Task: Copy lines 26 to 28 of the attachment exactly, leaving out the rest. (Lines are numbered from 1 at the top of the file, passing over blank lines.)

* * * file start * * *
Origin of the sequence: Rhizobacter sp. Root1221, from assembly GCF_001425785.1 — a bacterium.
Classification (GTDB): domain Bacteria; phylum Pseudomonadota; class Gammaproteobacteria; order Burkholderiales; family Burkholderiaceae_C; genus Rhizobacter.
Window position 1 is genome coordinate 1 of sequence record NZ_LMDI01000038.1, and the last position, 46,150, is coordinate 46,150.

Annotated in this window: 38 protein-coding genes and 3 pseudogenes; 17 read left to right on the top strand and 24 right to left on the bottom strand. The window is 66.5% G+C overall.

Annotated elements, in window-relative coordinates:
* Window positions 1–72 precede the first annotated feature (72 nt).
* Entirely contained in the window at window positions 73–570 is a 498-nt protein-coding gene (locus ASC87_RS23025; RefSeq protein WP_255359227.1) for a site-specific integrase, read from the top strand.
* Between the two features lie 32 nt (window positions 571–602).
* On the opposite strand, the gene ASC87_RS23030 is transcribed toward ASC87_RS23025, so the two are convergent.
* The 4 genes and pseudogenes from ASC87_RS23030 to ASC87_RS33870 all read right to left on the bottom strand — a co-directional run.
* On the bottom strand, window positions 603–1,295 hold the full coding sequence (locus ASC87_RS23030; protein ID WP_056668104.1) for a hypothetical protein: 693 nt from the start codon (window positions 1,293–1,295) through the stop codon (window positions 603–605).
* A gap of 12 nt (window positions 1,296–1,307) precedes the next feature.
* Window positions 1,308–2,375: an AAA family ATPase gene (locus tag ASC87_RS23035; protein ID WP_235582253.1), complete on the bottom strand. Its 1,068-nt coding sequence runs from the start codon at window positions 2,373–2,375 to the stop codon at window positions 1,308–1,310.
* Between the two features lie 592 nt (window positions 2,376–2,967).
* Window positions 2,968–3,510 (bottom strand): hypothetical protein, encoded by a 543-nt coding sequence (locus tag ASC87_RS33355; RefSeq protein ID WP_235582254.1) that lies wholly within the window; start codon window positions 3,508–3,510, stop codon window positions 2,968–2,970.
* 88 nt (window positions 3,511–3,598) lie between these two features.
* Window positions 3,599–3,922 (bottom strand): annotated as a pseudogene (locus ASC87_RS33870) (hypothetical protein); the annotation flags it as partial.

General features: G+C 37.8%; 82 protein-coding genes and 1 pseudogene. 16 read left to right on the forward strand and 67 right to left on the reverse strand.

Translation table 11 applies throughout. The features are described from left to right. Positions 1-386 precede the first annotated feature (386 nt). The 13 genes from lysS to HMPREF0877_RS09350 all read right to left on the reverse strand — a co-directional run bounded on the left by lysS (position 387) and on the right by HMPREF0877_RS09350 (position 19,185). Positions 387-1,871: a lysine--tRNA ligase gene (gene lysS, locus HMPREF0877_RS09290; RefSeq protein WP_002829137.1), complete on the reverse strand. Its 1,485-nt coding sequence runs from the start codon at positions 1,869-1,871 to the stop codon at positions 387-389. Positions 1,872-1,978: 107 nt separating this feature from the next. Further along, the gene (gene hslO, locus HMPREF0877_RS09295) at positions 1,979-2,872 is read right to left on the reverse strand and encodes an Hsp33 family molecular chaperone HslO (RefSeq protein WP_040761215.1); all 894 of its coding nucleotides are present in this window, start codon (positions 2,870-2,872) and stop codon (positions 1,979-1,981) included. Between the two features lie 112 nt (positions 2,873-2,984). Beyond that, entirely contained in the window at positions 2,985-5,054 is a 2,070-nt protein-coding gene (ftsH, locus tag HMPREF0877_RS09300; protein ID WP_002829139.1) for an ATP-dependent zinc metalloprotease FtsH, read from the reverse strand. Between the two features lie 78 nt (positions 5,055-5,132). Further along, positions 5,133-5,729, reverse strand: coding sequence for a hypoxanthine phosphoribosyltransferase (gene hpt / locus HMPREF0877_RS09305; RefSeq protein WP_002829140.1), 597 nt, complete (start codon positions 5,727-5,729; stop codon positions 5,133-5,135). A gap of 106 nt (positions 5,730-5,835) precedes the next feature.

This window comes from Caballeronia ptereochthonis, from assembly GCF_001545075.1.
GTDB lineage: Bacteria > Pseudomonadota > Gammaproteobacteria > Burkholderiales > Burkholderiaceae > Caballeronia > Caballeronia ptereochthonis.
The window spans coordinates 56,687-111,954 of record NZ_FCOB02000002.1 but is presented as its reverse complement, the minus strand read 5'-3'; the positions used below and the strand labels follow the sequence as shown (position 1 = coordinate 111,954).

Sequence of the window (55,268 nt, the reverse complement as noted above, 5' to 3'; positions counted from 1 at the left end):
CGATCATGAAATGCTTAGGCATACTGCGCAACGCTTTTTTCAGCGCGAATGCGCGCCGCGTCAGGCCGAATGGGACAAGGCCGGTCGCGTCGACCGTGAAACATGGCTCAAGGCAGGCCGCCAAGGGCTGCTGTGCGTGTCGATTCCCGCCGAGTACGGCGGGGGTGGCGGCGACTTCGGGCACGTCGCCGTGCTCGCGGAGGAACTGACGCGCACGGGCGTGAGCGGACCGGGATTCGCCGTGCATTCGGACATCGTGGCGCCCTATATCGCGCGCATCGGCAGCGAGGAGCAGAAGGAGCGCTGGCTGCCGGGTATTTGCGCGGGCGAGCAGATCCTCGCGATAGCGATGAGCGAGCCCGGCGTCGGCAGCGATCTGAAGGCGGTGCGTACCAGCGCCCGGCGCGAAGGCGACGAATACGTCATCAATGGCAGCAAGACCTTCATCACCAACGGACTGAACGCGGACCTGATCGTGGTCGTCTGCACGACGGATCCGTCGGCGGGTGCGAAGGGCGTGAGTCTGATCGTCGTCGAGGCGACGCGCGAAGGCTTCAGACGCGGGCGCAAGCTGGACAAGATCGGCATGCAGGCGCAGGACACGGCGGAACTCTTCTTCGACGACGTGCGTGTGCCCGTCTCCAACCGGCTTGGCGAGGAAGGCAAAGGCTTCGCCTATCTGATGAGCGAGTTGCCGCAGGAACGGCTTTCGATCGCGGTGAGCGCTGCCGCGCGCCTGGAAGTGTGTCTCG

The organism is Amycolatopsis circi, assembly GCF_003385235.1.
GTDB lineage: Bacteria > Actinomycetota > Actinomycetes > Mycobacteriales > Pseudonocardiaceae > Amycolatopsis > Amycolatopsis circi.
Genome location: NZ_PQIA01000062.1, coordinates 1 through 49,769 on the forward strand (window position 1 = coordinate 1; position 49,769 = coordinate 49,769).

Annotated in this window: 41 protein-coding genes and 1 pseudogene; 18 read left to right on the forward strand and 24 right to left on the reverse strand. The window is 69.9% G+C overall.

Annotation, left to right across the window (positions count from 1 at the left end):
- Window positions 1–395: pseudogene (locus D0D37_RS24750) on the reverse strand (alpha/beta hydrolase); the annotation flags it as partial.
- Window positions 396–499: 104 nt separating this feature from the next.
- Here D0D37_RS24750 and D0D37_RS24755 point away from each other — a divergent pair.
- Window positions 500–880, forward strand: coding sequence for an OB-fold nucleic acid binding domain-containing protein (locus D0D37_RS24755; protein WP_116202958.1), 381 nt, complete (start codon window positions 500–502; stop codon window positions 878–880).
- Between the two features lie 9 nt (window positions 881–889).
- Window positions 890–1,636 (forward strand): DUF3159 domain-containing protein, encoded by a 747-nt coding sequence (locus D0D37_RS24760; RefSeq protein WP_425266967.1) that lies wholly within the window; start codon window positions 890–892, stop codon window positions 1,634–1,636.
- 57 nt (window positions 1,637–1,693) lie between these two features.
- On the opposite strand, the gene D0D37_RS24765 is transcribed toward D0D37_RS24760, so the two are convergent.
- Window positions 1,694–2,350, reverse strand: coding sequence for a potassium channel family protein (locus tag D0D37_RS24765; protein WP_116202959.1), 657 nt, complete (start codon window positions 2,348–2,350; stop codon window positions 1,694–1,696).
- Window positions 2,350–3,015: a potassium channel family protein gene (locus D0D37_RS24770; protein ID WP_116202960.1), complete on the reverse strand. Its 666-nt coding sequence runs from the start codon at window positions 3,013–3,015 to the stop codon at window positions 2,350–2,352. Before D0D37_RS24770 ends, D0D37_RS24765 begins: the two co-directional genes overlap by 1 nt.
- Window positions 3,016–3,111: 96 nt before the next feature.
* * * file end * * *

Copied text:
GTDB lineage: Bacteria > Actinomycetota > Actinomycetes > Mycobacteriales > Pseudonocardiaceae > Amycolatopsis > Amycolatopsis circi.
Genome location: NZ_PQIA01000062.1, coordinates 1 through 49,769 on the forward strand (window position 1 = coordinate 1; position 49,769 = coordinate 49,769).

Annotated in this window: 41 protein-coding genes and 1 pseudogene; 18 read left to right on the forward strand and 24 right to left on the reverse strand. The window is 69.9% G+C overall.